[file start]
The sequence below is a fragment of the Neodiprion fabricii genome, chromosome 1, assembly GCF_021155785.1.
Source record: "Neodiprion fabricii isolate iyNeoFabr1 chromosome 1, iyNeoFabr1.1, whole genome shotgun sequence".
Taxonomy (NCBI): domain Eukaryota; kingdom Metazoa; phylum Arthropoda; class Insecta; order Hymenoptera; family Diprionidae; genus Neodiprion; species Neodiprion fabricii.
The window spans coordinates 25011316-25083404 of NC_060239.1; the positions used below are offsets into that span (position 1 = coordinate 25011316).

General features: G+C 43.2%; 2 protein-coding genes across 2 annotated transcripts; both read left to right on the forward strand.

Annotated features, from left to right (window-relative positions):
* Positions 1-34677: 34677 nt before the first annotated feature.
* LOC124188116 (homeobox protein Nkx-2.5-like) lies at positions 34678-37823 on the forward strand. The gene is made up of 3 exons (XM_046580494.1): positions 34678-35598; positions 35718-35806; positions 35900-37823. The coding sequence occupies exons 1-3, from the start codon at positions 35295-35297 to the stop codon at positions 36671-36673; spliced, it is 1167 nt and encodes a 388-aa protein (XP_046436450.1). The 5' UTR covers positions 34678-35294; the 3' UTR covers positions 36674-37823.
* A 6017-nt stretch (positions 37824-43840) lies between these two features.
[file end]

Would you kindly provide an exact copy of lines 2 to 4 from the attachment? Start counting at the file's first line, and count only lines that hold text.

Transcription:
Source record: "Neodiprion fabricii isolate iyNeoFabr1 chromosome 1, iyNeoFabr1.1, whole genome shotgun sequence".
Taxonomy (NCBI): domain Eukaryota; kingdom Metazoa; phylum Arthropoda; class Insecta; order Hymenoptera; family Diprionidae; genus Neodiprion; species Neodiprion fabricii.
The window spans coordinates 25011316-25083404 of NC_060239.1; the positions used below are offsets into that span (position 1 = coordinate 25011316).